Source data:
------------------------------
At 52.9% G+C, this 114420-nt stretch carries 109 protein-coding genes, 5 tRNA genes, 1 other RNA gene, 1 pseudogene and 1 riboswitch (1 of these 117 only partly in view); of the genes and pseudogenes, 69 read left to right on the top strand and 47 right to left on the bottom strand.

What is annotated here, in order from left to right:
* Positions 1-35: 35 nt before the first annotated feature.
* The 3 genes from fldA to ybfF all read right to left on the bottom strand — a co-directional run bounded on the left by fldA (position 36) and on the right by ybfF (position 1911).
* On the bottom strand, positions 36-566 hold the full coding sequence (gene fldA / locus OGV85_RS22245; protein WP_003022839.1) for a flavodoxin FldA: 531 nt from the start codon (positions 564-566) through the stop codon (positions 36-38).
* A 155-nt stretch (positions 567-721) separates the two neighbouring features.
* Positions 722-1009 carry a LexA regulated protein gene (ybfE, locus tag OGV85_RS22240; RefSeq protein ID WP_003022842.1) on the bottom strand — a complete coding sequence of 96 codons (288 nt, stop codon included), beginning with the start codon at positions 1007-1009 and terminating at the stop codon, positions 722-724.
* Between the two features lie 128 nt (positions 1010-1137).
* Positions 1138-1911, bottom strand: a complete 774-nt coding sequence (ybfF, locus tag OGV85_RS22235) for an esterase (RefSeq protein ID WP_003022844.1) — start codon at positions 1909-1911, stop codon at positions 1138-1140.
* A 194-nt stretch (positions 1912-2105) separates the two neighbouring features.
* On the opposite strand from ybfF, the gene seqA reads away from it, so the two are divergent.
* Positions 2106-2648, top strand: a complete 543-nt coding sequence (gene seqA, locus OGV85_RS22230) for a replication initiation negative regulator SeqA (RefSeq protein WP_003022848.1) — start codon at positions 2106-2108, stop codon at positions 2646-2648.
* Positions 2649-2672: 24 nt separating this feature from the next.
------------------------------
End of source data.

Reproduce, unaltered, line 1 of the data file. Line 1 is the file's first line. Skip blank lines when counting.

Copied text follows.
At 52.9% G+C, this 114420-nt stretch carries 109 protein-coding genes, 5 tRNA genes, 1 other RNA gene, 1 pseudogene and 1 riboswitch (1 of these 117 only partly in view); of the genes and pseudogenes, 69 read left to right on the top strand and 47 right to left on the bottom strand.